Heartless by Marissa Meyer
Posted on Monday, November 14th, 2016 by Emily May

Heartless by Marissa MeyerHeartless by Marissa Meyer
Published by Pan Macmillan on November 17th 2016
Genres: Fantasy, Young Adult
Pages: 324
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Long before she was the Queen of Hearts, Catherine Pinkerton was just a girl who wanted to fall in love.
Catherine may be one of the most desired girls in Wonderland, and a favorite of the unmarried King of Hearts, but her interests lie elsewhere. A talented baker, all she wants is to open a shop with her best friend. But according to her mother, such a goal is unthinkable for the young woman who could be the next queen.
Then Cath meets Jest, the handsome and mysterious court joker. For the first time, she feels the pull of true attraction. At the risk of offending the king and infuriating her parents, she and Jest enter into an intense, secret courtship. Cath is determined to define her own destiny and fall in love on her terms. But in a land thriving with magic, madness, and monsters, fate has other plans.

“These things do not happen in dreams, dear girl,” he said, vanishing up to his neck. “They happen only in nightmares.”
His head spiralled and he was gone.

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Summer Days & Summer Nights: Twelve Love Stories
Posted on Thursday, July 7th, 2016 by Emily May

Summer Days & Summer Nights: Twelve Love StoriesSummer Days and Summer Nights by Stephanie Perkins
Published by Pan Macmillan on June 2nd 2016
Genres: Romance, Contemporary, Short Stories, Young Adult
Pages: 301
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Summer Days and Summer Nights is a beautiful collection of twelve gorgeously romantic short stories, by some of the most talented and exciting YA authors writing today. Collected together by Stephanie Perkins, the editor behind My True Love Gave to Me, this wonderful collection of summer romances will delight all fans of YA.
Summer Days and Summer Nights includes stories by: Leigh Bardugo, Nina LaCour, Libba Bray, Francesca Lia Block, Stephanie Perkins, Tim Federle, Veronica Roth, Jon Skovran, Brandy Colbert, Cassandra Clare, Jennifer E Smith, and Lev Grossman.

This was a great collection. It’s so many things: diverse, creative, funny and sad. That’s actually what surprised me most of all: overall, this was a very melancholy, bittersweet collection, especially when compared to the mostly fun and feel-good My True Love Gave to Me: Twelve Holiday Stories. The cover makes it look very cutesy, but it tackles a lot of important issues.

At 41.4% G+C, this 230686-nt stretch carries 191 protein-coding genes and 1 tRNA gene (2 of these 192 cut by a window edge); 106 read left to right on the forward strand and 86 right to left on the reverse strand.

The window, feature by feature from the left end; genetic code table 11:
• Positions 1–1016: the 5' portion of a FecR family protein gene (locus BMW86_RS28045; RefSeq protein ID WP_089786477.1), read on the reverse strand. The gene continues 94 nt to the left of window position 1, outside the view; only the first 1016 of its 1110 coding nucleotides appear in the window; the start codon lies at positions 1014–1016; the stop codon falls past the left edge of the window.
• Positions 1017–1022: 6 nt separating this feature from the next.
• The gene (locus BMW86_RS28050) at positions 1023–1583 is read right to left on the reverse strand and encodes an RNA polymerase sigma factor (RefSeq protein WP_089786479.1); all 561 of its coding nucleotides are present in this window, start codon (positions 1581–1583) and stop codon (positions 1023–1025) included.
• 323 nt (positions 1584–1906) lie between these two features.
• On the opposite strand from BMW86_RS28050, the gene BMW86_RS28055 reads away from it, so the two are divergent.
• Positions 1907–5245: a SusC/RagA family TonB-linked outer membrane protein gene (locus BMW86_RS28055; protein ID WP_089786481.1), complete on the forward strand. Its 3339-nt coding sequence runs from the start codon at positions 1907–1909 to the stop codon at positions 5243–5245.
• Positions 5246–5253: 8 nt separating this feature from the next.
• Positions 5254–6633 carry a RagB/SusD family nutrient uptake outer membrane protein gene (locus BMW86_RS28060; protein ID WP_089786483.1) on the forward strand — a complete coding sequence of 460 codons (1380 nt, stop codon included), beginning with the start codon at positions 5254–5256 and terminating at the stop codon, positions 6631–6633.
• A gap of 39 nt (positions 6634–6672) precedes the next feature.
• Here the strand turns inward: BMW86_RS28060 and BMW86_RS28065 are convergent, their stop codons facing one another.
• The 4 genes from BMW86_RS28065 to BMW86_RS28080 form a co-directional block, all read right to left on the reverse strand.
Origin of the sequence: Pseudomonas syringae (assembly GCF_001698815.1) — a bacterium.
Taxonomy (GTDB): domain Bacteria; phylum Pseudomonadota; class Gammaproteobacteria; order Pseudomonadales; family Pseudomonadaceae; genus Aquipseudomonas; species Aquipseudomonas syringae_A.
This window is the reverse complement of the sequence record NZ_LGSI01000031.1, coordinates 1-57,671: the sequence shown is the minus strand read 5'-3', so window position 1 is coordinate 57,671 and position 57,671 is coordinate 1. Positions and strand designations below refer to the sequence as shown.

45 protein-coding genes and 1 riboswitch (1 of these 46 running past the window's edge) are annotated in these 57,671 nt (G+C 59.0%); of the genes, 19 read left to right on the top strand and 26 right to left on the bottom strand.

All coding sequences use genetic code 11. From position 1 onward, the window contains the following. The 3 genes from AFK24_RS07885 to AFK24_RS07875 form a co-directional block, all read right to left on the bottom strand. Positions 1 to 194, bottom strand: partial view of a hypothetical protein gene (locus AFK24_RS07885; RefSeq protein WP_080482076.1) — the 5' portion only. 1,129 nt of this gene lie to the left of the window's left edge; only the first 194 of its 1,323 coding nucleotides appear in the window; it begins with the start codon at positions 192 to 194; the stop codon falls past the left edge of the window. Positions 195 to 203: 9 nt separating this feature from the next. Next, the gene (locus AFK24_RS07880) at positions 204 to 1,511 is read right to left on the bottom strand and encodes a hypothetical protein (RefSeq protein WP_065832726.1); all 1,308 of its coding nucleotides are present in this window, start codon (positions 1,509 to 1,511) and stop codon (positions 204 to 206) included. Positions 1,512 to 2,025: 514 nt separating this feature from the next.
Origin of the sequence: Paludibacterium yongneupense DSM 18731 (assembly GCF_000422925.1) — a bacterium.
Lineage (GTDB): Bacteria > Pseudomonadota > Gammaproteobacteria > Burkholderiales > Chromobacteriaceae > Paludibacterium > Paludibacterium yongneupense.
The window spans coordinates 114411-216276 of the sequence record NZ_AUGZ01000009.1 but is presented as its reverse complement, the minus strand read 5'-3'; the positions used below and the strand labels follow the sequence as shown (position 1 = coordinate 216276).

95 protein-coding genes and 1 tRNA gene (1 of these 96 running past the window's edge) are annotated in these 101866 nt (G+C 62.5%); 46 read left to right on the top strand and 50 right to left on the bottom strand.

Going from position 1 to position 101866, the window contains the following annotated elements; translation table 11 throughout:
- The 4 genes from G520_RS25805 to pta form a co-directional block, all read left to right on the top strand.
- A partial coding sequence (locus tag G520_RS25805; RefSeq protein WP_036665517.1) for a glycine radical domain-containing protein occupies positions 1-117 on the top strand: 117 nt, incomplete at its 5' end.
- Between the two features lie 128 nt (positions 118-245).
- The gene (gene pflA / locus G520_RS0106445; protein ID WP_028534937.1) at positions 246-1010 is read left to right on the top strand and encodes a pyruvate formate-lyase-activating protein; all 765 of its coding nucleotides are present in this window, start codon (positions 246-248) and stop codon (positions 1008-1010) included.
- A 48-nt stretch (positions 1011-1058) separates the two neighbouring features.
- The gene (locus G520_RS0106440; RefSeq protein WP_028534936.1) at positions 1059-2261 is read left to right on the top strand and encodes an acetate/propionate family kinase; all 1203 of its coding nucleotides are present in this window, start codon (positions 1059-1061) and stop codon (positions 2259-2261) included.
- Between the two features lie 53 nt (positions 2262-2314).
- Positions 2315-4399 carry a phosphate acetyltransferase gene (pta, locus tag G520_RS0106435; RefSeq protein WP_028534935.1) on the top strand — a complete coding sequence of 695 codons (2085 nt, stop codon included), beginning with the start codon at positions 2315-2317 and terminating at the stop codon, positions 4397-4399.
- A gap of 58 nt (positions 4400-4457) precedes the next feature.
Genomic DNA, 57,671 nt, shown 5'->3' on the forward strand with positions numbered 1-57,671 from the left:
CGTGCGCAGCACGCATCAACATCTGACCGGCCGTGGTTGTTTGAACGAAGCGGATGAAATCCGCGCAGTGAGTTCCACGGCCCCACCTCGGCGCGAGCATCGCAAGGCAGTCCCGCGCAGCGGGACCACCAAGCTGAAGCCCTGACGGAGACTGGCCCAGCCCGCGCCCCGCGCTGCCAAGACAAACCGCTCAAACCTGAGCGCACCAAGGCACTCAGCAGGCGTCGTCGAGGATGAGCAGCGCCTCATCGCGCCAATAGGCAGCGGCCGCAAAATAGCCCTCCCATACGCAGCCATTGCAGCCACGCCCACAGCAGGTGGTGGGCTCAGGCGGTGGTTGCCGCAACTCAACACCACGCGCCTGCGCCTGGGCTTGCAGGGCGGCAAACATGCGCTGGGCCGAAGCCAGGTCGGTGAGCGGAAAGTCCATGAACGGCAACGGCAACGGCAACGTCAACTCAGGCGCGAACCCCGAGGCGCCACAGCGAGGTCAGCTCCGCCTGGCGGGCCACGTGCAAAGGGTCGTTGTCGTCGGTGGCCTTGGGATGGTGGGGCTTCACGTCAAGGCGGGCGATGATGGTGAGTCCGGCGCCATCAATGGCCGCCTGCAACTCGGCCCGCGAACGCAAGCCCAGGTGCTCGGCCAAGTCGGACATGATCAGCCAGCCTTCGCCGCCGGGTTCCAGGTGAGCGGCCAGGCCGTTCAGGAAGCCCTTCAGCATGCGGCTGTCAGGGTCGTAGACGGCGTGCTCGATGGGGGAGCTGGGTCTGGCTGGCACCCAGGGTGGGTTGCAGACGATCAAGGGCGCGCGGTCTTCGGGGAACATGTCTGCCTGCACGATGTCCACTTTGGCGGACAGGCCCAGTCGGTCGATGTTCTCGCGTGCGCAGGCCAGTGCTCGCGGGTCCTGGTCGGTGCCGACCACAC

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Kill the Boy Band by Goldy Moldavsky
Posted on Monday, March 14th, 2016 by Emily May

Kill the Boy Band by Goldy MoldavskyKill the Boy Band by Goldy Moldavsky
Published by Pan Macmillan on May 19th 2016
Genres: Contemporary, Humor, Young Adult
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Okay, so just know from the start that it wasn't supposed to go like this. All we wanted was to get near The Ruperts, our favorite boy band.

We didn't mean to kidnap one of the guys. It kind of, sort of happened that way. But now he's tied up in our hotel room. And the worst part of all, it's Rupert P. All four members of The Ruperts might have the same first name, but they couldn't be more different. And Rupert P. is the biggest flop out of the whole group.

We didn't mean to hold hostage a member of The Ruperts, I swear. At least, I didn't. We are fans. Okay, superfans who spend all of our free time tweeting about the boys and updating our fan tumblrs. But so what, that's what you do when you love a group so much it hurts.

How did it get this far? Who knows. I mean midterms are coming up. I really do not have time to go to hell.

Boy band fangirls are a species that are more focused, determined, and powerful in large numbers than just about any other group of people I can think of.


I thought this was awesome. It’s the kind of book you have to be in the right mood for – a dark, sadistic sense of humour kind of mood – but it’s a diverse, murderous and hilarious comedy about fangirls in the age of social media.

Kill the Boy Band has many laugh-out-loud moments that come with a side order of guilt because you know you really shouldn’t be laughing. But, despite it’s implausible plot and ludicrous characters, there are many underlying truths laid bare in this book. And the funniest things of all are the sad truths you have to begrudgingly admit to.

I must confess: I related to parts of this book, which may have affected my experience. I’m in my early twenties now, but I grew up when the digital age was just finding its feet. At age thirteen, most people I knew had some form of social media – usually myspace or bebo – and I witnessed the emerging culture of celeb stalking that redefined what it meant to be a fan.